You are currently browsing the category archive for the ‘Francisco Answers’ category.
What a question… On one side, it is great to find out about the interest on our habits. But… Oh boy, what a question…
Where to start… I guess we have a million typical habits. I would like to mention a few, but I would rather like to ask all of you back. PLEASE, help me out and leave your comments with what you think are the most typical habits of Spaniards.
TALKING: First and probably most descriptive: We have the habit of talking, talking and talking. When we don’t, we laugh and sing loud all the time. The best of all, is that we have the habit of doing it all at the same time. When we are less happy about something, you get the same effect on the opposite: we discuss and complaint
TIMING: We come late everywhere. Actually live late: Lunch late, dinner late, go out late… I guess you could talk about our “Late Back Mentality”
SOCCER: We watch soccer, talk about soccer, live soccer, love soccer. There is only one country in the world with more national soccer team coaches than Spain. It is Italy, and simply because it has a few more inhabitants.
PLAY ON WORDS: We have the habit of playing ith words constantly. make jokes about everything and invent double meanings and having 15 different words for everything.
A MILLION LITTLE THINGS: We also have a lot of small little habits that are very deeply anchored in ourselves. Such as listening to music everywhere and everytime, putting olive oil on everything (its healty and we love it), or parking in a “touchy” style. We call it to park “of hearing” (guess that is why they build car-bumpers and actually call them that way).
EXAGERATING: Last but not least, we have the habit of exagerating. We love to exagerate. It is our passion. We live for it. We can’t breathe without it. Day and night and night and day. 365 days a year, 24 hours a day, again and again, nonstop! Well, maybe I am exagerating a bit now.
But if there is a habit that would really describe us is the one of opening a bottle of red wine, sharing it with friends and talking for hours after lunch or dinner. You know what? I think I will grab a bottle of “The Spanish Quarter” Cabernet-Tempranillo and walk over to the neighbours, see if they want to join a discussion about why we love being so “Late Back”…
quite a touchy topic. But one that tends to generate frequent questions. It is a tough job to answer, but I guess I got into this position all by myself, when I opened the door for you guys to ask “Anything you want to know about Spain”…
To the point
First of all Barcelona is part of Cataluña and part of Spain. This is a political and legal fact. Period.
If that is the case, you wonder, why the heck is it at all being discussed. Well, first of all, because we like discussions. We love them, we need them. It is part of our culture and who we are. Secondly, and most important, because a large number of folks in this beautiful region in the northeast of Spain, think and feel that Cataluña should be independent. And I guess we all agree, that democracy is quite a helpful invention, despite greek…
You must accept that it is a daring step from me to actually threaten you with “History”. BUT, see if you enjoy this more free interpretation of it… Ah! And I promise there is a bottom line.
Gosh, wonder where to start… After 700 years of muslim ocupation, Spain finally had managed to fight back its independency. The famous Catholic Kings held most of the country together. By the way, these are the same kings that sponsored Columbus’ discovery of America and that are therefore -very indirectly- responsible for watergate and the superbowl.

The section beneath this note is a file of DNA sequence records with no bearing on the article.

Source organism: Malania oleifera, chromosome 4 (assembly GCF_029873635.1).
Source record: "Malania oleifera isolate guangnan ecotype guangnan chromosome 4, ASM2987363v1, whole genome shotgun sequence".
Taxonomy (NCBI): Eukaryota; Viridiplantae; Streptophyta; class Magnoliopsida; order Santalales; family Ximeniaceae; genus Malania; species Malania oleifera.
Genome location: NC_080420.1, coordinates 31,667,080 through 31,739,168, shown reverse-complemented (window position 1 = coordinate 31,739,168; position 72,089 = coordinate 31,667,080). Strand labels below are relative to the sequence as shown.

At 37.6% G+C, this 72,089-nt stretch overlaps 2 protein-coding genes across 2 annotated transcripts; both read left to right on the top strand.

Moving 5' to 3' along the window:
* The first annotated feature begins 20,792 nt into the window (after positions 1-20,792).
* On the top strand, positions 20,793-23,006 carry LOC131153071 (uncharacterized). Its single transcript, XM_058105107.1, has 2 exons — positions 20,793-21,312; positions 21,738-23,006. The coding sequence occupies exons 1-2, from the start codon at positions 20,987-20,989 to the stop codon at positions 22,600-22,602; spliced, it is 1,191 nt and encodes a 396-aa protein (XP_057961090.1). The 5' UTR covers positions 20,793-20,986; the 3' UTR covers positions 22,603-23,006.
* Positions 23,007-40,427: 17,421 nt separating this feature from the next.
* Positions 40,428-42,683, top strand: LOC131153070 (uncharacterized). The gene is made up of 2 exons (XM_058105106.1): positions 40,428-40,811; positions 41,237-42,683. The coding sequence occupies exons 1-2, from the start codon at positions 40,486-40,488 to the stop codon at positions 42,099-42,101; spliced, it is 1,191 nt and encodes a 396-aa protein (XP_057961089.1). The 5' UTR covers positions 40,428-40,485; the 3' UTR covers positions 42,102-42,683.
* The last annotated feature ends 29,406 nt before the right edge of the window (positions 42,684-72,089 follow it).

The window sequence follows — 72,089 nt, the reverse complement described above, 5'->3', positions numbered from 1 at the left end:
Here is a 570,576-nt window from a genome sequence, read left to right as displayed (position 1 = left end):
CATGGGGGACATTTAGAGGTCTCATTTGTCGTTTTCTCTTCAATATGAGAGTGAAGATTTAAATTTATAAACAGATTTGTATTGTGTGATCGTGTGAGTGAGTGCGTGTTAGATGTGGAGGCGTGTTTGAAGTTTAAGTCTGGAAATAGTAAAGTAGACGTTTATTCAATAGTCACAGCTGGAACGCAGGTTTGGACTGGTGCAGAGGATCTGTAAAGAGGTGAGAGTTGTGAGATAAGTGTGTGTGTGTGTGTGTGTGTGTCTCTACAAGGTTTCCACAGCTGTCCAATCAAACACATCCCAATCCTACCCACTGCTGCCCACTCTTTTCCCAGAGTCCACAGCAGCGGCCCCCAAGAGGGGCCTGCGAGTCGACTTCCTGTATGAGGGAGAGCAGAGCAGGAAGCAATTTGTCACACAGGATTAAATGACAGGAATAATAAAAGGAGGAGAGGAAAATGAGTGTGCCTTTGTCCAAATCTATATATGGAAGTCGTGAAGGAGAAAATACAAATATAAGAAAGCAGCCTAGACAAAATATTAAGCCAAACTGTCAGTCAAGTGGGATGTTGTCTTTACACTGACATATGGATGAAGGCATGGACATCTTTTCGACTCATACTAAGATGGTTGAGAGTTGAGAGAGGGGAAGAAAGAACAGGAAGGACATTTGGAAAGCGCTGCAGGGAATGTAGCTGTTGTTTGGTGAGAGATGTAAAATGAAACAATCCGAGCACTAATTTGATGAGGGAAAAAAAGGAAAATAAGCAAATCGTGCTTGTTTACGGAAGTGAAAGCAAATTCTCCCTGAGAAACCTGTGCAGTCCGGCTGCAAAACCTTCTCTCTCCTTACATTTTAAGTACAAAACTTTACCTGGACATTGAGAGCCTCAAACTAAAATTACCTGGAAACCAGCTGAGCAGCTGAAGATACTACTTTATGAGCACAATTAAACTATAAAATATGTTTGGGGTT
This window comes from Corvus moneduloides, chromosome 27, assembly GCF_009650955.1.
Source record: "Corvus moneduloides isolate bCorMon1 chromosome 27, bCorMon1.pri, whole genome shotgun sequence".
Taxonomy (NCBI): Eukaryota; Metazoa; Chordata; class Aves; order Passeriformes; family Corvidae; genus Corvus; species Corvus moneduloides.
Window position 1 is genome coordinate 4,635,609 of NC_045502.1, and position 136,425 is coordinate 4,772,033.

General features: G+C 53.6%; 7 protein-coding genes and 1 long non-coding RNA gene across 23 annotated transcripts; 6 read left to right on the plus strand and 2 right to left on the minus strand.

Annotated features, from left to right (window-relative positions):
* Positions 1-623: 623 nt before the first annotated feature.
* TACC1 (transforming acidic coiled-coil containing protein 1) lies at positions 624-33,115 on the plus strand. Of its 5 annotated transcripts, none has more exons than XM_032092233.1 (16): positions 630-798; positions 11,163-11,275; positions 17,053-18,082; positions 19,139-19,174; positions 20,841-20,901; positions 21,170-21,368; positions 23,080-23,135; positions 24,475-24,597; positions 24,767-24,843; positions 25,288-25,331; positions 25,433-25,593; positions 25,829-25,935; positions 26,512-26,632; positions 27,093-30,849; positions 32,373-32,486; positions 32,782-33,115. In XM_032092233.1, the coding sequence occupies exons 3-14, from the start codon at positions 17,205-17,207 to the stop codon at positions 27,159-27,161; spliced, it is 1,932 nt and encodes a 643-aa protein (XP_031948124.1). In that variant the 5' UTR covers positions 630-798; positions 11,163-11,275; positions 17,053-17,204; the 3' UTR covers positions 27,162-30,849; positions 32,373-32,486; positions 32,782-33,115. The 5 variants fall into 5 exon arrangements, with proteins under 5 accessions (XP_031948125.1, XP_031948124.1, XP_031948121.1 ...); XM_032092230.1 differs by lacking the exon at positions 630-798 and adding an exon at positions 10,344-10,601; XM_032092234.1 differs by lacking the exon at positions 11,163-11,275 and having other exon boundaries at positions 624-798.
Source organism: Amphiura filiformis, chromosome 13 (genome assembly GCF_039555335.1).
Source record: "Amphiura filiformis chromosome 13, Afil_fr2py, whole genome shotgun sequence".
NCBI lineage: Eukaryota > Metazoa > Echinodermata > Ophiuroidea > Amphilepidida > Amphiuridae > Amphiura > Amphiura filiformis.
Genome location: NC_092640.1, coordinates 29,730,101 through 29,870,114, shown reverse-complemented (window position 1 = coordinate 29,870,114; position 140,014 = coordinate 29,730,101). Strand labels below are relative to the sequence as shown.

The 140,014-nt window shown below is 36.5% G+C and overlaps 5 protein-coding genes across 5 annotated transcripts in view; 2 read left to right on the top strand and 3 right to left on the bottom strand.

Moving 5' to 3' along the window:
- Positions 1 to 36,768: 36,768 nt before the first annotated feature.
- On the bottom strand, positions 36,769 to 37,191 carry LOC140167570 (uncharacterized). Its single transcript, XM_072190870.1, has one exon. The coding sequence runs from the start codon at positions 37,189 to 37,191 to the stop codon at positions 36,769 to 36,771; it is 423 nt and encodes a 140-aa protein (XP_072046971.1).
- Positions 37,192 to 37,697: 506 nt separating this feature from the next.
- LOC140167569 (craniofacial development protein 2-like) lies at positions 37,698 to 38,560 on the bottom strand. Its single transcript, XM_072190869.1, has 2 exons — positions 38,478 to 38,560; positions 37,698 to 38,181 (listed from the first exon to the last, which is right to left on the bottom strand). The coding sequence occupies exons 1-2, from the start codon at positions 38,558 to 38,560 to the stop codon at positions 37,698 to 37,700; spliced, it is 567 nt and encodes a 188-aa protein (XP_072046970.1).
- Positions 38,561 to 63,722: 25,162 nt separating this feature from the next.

Cataluña kept a certain independence. It was never very monarchic, nor very keen on being included in the rest of the big Spanish party. But that independence did not held long. Roughly until 1700, where the Secession War in Spain ended with the Bourbon Crown Family as imposed kings of the whole country. It would have been easy to simpathise with such a great branded family, but… Somehow I recon that the problem started right there . This is …
… a very personal theory built on thin ice …
Catalonia is a wine region. You probably know that by know, since our shared loyal sympathy for “The Spanish Quarter“, our favourite Spanish wine, whose winery is in the heart of Cataluña. Nevermind. I truly believe, that the root cause for the opposition to monarchy was a perceived brand conflict. “We are a wine nation“, the Catalonians thought, “We can not swear trust and loyalty to no Bourbon“. I personally have nothing against Bourbon. “Jack and Ginger” tastes like candy and sounds like a lovesong. A good combination once in a while. But let’s face it, a good “Cabernet-Tempranillo” just does the better job…
Maybe Catalonians were too susceptible. Maybe they made too big of a deal out of a conflict originated in the choice for the right drink. But I guess history took its path and here is where we landed…
No, don’t worry. Just kiddin’, I won’t go there. Trust should be honored, not abused. And as you might know, I hate politics anyways.
I think the best part of this whole story lies the process itself. God, we love to discuss and debate. So the best thing that can happen, is for neither “side” to win, but for the discussion to keep going forever. It is a bit like our beloved “Sagrada Familia“, Gaudi’s unfinished master piece. Probably the most spectacular and one of the best known Cathedrals in the world. Under construction since almost 100 years. Scheduled to be finished in 1926, but still far from being finished. We might never finish it. But -again here- we enjoy the process. That’s the fun, isn’t it?
So why don’t we leave it there for today, and get back to where we started, in the heart of beautiful Cataluña, close to “The Spanish Quarter” winery, with a glass of red in our hand, and some friends to start a hot discussion about this topic and my theory. What do you think?
that is a long question you must think. And you are right. I am still figuring out how to position the questions in the headline. Tips are welcome. Heck some of you really have complicated way to express your doubts and questions… But I love it.
Nevermind. To the point.